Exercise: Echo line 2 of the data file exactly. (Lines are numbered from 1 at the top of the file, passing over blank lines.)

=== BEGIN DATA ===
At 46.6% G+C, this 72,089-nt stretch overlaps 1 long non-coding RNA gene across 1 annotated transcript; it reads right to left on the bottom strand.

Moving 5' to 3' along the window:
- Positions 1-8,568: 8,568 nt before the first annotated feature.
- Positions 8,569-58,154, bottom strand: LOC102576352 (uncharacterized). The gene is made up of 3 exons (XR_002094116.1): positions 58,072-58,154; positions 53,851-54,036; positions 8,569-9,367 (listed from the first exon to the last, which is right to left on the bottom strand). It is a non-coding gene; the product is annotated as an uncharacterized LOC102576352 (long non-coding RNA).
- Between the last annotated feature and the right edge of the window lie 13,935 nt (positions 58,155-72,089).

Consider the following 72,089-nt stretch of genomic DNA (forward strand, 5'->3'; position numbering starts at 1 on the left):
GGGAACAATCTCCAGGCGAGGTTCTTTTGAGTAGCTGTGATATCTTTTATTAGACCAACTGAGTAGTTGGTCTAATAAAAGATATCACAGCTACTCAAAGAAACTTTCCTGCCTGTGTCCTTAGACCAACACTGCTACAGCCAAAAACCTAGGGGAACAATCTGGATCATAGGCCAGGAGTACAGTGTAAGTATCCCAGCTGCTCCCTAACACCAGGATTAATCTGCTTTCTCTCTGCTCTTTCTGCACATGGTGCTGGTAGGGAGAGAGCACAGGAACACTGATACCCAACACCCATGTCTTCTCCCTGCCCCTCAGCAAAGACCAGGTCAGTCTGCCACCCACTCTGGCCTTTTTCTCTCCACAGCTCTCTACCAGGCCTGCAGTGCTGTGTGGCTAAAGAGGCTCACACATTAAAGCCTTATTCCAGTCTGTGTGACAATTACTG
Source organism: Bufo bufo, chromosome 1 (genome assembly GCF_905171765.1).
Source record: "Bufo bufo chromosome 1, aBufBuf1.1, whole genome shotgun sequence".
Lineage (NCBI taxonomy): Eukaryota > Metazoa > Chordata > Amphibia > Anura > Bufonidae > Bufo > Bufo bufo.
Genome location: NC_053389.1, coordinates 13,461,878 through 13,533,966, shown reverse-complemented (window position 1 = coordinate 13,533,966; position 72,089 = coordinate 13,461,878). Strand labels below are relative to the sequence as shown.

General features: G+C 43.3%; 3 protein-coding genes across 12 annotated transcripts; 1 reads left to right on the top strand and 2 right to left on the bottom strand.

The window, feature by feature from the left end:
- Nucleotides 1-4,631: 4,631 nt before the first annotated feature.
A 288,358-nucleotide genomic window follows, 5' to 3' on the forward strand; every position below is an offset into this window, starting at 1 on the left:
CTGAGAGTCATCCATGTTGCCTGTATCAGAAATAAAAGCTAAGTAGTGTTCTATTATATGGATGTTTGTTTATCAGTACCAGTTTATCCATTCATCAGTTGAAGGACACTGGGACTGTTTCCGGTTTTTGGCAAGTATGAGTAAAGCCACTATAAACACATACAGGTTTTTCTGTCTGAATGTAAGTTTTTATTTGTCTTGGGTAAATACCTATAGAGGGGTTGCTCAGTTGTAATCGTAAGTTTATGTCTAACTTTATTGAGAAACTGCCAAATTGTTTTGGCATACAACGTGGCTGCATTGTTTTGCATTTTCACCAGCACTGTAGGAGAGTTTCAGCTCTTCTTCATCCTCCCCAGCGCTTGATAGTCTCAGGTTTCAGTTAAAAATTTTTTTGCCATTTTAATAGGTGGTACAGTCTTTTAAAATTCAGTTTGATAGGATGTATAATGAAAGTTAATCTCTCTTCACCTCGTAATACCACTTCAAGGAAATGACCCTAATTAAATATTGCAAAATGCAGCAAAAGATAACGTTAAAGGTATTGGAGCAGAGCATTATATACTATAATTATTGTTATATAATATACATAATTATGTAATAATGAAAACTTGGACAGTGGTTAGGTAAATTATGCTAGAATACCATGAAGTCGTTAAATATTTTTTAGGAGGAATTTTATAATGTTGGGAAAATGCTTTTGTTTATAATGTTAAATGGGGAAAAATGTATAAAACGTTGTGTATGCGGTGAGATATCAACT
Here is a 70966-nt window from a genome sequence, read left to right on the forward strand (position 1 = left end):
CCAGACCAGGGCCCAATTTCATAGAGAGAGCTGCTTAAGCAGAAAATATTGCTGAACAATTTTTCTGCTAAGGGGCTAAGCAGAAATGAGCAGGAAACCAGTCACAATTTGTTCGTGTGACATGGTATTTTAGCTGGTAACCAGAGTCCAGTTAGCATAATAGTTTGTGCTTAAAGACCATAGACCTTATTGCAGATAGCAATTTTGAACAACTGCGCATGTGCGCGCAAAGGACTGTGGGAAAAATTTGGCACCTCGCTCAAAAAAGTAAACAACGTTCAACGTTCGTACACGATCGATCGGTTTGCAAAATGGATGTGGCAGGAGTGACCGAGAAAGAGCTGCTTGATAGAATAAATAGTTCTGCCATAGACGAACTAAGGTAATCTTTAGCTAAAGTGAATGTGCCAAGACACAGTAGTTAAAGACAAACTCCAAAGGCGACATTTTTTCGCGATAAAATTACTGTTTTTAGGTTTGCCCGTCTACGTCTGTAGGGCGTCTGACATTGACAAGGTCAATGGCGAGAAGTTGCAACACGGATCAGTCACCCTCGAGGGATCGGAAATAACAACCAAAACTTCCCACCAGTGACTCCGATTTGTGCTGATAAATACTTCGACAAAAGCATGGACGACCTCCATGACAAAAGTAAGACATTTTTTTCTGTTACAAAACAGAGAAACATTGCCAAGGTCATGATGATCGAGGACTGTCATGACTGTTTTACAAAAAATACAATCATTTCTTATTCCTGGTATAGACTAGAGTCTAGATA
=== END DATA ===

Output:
Moving 5' to 3' along the window: